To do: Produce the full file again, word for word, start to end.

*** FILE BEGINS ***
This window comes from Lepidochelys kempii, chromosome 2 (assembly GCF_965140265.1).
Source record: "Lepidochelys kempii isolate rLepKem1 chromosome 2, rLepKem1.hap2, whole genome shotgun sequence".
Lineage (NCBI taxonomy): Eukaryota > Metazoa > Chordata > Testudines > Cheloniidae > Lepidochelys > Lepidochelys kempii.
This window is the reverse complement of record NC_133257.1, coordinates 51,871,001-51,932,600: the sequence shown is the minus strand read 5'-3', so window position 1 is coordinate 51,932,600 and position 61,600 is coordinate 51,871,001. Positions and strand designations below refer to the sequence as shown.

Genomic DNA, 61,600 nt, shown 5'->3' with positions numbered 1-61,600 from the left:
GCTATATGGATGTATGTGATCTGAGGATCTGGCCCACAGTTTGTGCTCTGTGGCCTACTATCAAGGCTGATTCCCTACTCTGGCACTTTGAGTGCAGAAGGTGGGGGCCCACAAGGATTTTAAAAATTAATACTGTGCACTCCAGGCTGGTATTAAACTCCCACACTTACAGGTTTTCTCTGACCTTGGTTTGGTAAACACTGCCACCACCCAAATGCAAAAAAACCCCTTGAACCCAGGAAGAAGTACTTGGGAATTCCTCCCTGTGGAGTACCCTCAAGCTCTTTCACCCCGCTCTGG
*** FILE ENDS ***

This window comes from Lepidochelys kempii, chromosome 2 (assembly GCF_965140265.1).
Source record: "Lepidochelys kempii isolate rLepKem1 chromosome 2, rLepKem1.hap2, whole genome shotgun sequence".
Lineage (NCBI taxonomy): Eukaryota > Metazoa > Chordata > Testudines > Cheloniidae > Lepidochelys > Lepidochelys kempii.
This window is the reverse complement of record NC_133257.1, coordinates 51,871,001-51,932,600: the sequence shown is the minus strand read 5'-3', so window position 1 is coordinate 51,932,600 and position 61,600 is coordinate 51,871,001. Positions and strand designations below refer to the sequence as shown.

Genomic DNA, 61,600 nt, shown 5'->3' with positions numbered 1-61,600 from the left:
GCTATATGGATGTATGTGATCTGAGGATCTGGCCCACAGTTTGTGCTCTGTGGCCTACTATCAAGGCTGATTCCCTACTCTGGCACTTTGAGTGCAGAAGGTGGGGGCCCACAAGGATTTTAAAAATTAATACTGTGCACTCCAGGCTGGTATTAAACTCCCACACTTACAGGTTTTCTCTGACCTTGGTTTGGTAAACACTGCCACCACCCAAATGCAAAAAAACCCCTTGAACCCAGGAAGAAGTACTTGGGAATTCCTCCCTGTGGAGTACCCTCAAGCTCTTTCACCCCGCTCTGG